Image - BathroomBathroom
The bathroom is located next to the kitchen in a separate wood building. It has one flushable toilet, a sink with a mirror and one light bulb located above the mirror. The wall next to the toilet contains a large picture window. There are no curtains or blinds, the window looks onto one of the gardens near Adobe's house. There is also a shelf located opposite the sink which held another mirror. Women would also leave notes to the entire community on this shelf.   A table next to the toilet held magazines and newsletters about a variety of women's issues. Women would leave magazines there to share with the rest of the community. The walls are covered almost entirely in photographs, illustrations, postcards, and notes to and from Adobeland women. It was easy to get distracted by all of the decorations on the wall. Every trip to the bathroom, it was amusing to read the poems or postcards sent by women who had visited the land, or to look at the artwork, some prints by famous artists, some created by Adobeland women. At first, we were uncomfortable with the large window, but became used to it after a few days. It took some adjustment to using both a bathroom and shower with less privacy than we were used to.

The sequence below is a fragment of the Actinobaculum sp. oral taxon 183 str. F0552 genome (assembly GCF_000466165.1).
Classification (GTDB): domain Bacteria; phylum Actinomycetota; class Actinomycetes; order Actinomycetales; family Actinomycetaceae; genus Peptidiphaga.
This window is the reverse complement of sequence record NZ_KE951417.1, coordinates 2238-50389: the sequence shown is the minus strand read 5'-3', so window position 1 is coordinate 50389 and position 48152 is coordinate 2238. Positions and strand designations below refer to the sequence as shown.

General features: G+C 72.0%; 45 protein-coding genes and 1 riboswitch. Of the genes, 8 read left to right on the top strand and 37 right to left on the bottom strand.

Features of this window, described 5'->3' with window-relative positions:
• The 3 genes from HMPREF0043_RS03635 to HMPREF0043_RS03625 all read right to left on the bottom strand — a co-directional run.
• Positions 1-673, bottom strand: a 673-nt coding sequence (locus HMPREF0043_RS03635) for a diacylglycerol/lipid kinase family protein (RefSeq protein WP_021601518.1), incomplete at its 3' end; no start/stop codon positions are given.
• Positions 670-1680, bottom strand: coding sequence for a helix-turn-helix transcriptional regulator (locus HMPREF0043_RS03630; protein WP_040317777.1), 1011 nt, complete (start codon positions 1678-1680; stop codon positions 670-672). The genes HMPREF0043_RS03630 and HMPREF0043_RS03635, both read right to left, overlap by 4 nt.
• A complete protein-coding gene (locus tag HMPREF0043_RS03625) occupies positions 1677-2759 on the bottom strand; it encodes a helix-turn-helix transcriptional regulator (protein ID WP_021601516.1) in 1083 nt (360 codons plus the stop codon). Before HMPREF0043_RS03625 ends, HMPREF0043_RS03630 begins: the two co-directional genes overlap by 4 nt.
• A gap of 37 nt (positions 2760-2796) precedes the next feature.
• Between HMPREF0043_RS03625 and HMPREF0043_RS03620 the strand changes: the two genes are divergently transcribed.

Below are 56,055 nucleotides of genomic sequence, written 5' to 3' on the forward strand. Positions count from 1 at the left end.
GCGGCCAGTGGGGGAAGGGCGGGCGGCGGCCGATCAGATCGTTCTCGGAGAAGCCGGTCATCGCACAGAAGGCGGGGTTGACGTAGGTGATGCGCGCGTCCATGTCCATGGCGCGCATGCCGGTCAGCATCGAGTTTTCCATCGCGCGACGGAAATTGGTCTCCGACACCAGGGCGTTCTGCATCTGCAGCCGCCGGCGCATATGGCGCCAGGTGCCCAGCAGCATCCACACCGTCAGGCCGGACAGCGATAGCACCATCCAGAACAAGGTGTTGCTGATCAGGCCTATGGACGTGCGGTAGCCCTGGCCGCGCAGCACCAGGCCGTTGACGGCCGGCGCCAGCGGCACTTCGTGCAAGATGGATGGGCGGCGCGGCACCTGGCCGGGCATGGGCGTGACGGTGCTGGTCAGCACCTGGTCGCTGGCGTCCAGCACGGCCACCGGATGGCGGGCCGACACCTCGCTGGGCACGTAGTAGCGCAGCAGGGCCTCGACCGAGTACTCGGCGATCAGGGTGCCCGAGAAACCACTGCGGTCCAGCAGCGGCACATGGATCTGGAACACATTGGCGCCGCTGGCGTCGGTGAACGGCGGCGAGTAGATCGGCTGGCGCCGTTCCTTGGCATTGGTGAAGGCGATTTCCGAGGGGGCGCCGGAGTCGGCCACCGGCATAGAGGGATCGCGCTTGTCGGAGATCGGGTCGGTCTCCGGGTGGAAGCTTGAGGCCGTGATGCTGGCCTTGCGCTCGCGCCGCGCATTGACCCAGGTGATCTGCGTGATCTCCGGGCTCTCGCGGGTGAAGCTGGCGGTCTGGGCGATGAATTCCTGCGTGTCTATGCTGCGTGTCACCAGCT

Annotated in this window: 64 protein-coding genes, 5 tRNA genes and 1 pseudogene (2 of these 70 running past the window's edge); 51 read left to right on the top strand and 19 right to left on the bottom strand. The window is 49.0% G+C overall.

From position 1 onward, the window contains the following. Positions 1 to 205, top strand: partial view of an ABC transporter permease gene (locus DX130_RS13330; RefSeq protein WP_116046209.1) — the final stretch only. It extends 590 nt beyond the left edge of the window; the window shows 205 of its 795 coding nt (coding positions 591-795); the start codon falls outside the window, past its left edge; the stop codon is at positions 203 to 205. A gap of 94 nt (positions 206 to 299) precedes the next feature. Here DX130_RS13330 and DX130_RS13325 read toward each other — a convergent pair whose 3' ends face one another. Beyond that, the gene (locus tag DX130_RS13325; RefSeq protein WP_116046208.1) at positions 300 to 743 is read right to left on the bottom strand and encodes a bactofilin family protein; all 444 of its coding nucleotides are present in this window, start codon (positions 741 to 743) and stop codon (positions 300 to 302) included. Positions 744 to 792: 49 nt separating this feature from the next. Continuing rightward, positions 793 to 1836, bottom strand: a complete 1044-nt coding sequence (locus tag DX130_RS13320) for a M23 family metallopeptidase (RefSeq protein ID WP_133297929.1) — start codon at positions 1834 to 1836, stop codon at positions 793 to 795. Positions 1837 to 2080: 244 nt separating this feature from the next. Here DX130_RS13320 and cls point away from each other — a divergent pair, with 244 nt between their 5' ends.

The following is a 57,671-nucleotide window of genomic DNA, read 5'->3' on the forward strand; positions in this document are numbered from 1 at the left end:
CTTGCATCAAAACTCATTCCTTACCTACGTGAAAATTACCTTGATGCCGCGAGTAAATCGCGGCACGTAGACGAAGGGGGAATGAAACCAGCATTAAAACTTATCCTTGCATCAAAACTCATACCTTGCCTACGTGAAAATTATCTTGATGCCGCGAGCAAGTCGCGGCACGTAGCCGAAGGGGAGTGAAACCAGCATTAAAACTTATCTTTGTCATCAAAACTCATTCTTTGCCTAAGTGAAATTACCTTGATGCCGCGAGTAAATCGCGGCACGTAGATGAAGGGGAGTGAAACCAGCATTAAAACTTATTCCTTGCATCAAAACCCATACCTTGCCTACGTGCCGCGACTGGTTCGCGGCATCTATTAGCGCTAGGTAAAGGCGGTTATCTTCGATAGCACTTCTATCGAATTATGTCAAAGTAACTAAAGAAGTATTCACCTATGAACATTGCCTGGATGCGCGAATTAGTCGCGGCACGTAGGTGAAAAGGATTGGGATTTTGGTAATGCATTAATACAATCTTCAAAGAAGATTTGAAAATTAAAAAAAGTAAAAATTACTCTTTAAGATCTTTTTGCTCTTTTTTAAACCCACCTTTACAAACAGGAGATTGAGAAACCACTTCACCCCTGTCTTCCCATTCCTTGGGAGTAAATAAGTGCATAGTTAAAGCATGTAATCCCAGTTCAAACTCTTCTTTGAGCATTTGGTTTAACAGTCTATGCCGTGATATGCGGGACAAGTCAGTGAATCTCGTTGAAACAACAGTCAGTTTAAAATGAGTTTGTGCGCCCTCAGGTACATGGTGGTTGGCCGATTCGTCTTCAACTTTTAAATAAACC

We noticed two white porcelain bathtubs located outside, near the south end of Adobe's home. At first, we thought they had just been left outside, but then, noticed shampoo next to one of the tubs. There didn't appear to be a water hookup nearby, so how could anyone use them? We asked Adobe if she used them and she explained: "I had two panes of glass, and the sun heats it up on a day like this...and if it's not hot enough, build a little fire under it, in the wintertime when it's cold...but today should be good, we'll have to go check it out. The sun shines right through the glass and heats it up, and it doesn't escape because the glass is there. There must have been 800 women in that tub over there. All of those European women..." Adobe was referring to a time in the 1980s when women from all over the world visited the land. To get water to the tub she would fill it with water from a garden hose. She offered the bathtub for us to use, but the idea of so many people using it before us was not very appealing, so we decided to stick with using the solar shower.